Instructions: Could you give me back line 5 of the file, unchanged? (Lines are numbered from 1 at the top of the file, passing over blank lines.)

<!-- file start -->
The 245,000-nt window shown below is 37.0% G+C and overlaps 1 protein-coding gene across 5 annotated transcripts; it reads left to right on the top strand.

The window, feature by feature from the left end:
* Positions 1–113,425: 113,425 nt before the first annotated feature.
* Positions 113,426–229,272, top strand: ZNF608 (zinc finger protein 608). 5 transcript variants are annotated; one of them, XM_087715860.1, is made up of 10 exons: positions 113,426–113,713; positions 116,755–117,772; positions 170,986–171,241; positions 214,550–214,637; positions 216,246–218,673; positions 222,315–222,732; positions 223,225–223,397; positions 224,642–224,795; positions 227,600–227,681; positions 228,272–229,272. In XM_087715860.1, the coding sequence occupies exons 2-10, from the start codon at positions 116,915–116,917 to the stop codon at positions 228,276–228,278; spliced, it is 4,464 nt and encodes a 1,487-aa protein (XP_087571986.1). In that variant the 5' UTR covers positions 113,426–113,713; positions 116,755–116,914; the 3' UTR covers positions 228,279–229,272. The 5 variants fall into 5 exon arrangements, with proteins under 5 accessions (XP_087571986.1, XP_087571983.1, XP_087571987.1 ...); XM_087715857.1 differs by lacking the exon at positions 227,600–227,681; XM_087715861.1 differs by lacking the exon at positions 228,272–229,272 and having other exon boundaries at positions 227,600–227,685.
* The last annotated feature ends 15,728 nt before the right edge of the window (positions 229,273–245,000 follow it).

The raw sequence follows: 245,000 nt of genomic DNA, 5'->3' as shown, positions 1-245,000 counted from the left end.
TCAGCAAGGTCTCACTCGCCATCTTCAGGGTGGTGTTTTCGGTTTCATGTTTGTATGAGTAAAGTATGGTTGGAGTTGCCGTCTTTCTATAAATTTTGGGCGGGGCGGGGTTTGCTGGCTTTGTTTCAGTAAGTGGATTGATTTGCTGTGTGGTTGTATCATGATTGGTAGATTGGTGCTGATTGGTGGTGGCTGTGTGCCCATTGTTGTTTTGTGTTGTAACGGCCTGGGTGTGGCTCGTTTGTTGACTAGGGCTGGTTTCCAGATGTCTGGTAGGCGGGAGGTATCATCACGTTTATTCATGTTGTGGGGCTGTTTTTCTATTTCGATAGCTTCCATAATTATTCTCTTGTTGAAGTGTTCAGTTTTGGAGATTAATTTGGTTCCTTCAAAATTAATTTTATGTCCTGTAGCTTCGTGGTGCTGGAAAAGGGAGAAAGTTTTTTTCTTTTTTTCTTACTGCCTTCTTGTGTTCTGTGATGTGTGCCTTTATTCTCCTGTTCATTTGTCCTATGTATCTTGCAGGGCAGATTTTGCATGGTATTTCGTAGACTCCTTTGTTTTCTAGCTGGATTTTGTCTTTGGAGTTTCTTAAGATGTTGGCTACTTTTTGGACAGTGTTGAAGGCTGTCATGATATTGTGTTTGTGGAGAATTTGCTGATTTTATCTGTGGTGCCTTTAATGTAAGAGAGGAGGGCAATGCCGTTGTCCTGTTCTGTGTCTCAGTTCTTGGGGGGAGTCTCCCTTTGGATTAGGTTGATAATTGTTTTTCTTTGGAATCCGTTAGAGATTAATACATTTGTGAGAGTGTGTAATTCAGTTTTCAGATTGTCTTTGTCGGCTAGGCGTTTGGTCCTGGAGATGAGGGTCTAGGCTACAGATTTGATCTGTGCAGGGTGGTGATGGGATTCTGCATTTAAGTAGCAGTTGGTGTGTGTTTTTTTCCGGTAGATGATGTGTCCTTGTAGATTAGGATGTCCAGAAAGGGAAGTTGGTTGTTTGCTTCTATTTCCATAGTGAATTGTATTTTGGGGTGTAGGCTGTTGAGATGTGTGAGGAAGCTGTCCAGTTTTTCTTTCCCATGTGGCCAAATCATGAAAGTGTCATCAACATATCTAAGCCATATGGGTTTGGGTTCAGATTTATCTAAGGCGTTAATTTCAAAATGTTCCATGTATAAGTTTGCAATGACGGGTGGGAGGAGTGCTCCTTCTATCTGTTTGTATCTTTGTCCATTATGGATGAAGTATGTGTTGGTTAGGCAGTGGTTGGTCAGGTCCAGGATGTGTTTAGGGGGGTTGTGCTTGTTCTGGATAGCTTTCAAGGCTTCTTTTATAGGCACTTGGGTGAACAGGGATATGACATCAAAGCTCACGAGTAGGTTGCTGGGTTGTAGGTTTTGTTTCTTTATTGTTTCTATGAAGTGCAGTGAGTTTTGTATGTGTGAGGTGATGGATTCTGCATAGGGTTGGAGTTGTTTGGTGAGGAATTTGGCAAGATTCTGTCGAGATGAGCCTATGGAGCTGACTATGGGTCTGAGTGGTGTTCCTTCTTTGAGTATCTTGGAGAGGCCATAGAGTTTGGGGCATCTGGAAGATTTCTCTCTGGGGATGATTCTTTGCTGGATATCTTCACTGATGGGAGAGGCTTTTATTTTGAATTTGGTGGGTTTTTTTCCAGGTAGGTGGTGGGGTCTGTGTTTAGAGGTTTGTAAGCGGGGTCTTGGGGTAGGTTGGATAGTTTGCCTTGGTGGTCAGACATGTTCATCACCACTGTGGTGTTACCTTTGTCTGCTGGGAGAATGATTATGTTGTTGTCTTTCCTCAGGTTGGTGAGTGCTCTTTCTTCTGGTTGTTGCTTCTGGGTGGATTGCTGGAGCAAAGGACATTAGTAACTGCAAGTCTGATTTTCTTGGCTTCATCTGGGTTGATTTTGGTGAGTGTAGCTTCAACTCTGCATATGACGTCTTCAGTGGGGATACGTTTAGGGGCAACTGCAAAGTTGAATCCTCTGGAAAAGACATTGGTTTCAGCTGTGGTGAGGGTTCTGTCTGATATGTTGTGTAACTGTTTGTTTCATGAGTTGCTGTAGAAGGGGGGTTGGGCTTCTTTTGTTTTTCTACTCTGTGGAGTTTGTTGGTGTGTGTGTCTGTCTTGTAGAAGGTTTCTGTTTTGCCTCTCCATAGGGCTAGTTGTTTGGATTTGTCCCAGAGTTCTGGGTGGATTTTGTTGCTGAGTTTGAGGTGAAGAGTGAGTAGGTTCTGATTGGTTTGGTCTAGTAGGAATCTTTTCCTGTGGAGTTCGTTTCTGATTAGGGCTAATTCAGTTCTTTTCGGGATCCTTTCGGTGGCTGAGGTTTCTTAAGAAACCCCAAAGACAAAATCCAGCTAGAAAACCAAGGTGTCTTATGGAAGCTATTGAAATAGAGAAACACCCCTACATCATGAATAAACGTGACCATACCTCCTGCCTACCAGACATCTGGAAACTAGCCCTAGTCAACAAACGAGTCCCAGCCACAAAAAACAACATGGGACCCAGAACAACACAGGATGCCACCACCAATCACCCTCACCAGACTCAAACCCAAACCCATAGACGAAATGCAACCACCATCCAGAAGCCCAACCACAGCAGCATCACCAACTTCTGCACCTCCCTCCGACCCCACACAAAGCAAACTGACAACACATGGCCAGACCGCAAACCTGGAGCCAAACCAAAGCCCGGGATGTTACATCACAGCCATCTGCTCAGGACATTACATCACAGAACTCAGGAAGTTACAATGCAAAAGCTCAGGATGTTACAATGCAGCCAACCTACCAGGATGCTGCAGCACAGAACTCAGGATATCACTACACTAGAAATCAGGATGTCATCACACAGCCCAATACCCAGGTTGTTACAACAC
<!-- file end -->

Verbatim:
* The last annotated feature ends 15,728 nt before the right edge of the window (positions 229,273–245,000 follow it).